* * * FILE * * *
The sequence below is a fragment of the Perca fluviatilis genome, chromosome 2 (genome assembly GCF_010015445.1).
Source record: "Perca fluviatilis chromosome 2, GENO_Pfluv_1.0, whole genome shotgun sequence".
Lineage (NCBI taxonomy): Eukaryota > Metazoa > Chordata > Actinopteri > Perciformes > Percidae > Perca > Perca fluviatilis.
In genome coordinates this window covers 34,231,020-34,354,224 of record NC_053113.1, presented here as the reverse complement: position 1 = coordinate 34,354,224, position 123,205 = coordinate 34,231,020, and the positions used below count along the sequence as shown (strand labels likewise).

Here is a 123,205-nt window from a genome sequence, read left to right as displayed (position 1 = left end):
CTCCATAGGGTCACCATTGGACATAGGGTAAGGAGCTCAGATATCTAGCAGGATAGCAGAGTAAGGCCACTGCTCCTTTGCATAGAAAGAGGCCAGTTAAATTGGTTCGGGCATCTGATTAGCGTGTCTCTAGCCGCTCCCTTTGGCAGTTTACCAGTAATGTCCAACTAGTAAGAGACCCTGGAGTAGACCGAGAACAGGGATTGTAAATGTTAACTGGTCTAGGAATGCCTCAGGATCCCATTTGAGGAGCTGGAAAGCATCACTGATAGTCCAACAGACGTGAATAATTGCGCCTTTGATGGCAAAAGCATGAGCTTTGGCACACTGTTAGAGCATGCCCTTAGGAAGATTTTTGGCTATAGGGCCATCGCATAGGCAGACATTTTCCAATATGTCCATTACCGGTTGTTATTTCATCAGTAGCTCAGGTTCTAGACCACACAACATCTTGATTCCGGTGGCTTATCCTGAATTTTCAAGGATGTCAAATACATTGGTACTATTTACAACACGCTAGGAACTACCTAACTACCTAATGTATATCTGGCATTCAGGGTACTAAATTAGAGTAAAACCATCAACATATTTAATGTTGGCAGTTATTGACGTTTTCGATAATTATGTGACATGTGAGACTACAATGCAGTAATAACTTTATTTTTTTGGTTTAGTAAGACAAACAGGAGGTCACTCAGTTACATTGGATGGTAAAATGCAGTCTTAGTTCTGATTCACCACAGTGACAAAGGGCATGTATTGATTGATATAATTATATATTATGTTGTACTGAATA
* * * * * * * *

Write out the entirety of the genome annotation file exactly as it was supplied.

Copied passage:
The sequence below is a fragment of the Perca fluviatilis genome, chromosome 2 (genome assembly GCF_010015445.1).
Source record: "Perca fluviatilis chromosome 2, GENO_Pfluv_1.0, whole genome shotgun sequence".
Lineage (NCBI taxonomy): Eukaryota > Metazoa > Chordata > Actinopteri > Perciformes > Percidae > Perca > Perca fluviatilis.
In genome coordinates this window covers 34,231,020-34,354,224 of record NC_053113.1, presented here as the reverse complement: position 1 = coordinate 34,354,224, position 123,205 = coordinate 34,231,020, and the positions used below count along the sequence as shown (strand labels likewise).

Here is a 123,205-nt window from a genome sequence, read left to right as displayed (position 1 = left end):
CTCCATAGGGTCACCATTGGACATAGGGTAAGGAGCTCAGATATCTAGCAGGATAGCAGAGTAAGGCCACTGCTCCTTTGCATAGAAAGAGGCCAGTTAAATTGGTTCGGGCATCTGATTAGCGTGTCTCTAGCCGCTCCCTTTGGCAGTTTACCAGTAATGTCCAACTAGTAAGAGACCCTGGAGTAGACCGAGAACAGGGATTGTAAATGTTAACTGGTCTAGGAATGCCTCAGGATCCCATTTGAGGAGCTGGAAAGCATCACTGATAGTCCAACAGACGTGAATAATTGCGCCTTTGATGGCAAAAGCATGAGCTTTGGCACACTGTTAGAGCATGCCCTTAGGAAGATTTTTGGCTATAGGGCCATCGCATAGGCAGACATTTTCCAATATGTCCATTACCGGTTGTTATTTCATCAGTAGCTCAGGTTCTAGACCACACAACATCTTGATTCCGGTGGCTTATCCTGAATTTTCAAGGATGTCAAATACATTGGTACTATTTACAACACGCTAGGAACTACCTAACTACCTAATGTATATCTGGCATTCAGGGTACTAAATTAGAGTAAAACCATCAACATATTTAATGTTGGCAGTTATTGACGTTTTCGATAATTATGTGACATGTGAGACTACAATGCAGTAATAACTTTATTTTTTTGGTTTAGTAAGACAAACAGGAGGTCACTCAGTTACATTGGATGGTAAAATGCAGTCTTAGTTCTGATTCACCACAGTGACAAAGGGCATGTATTGATTGATATAATTATATATTATGTTGTACTGAATA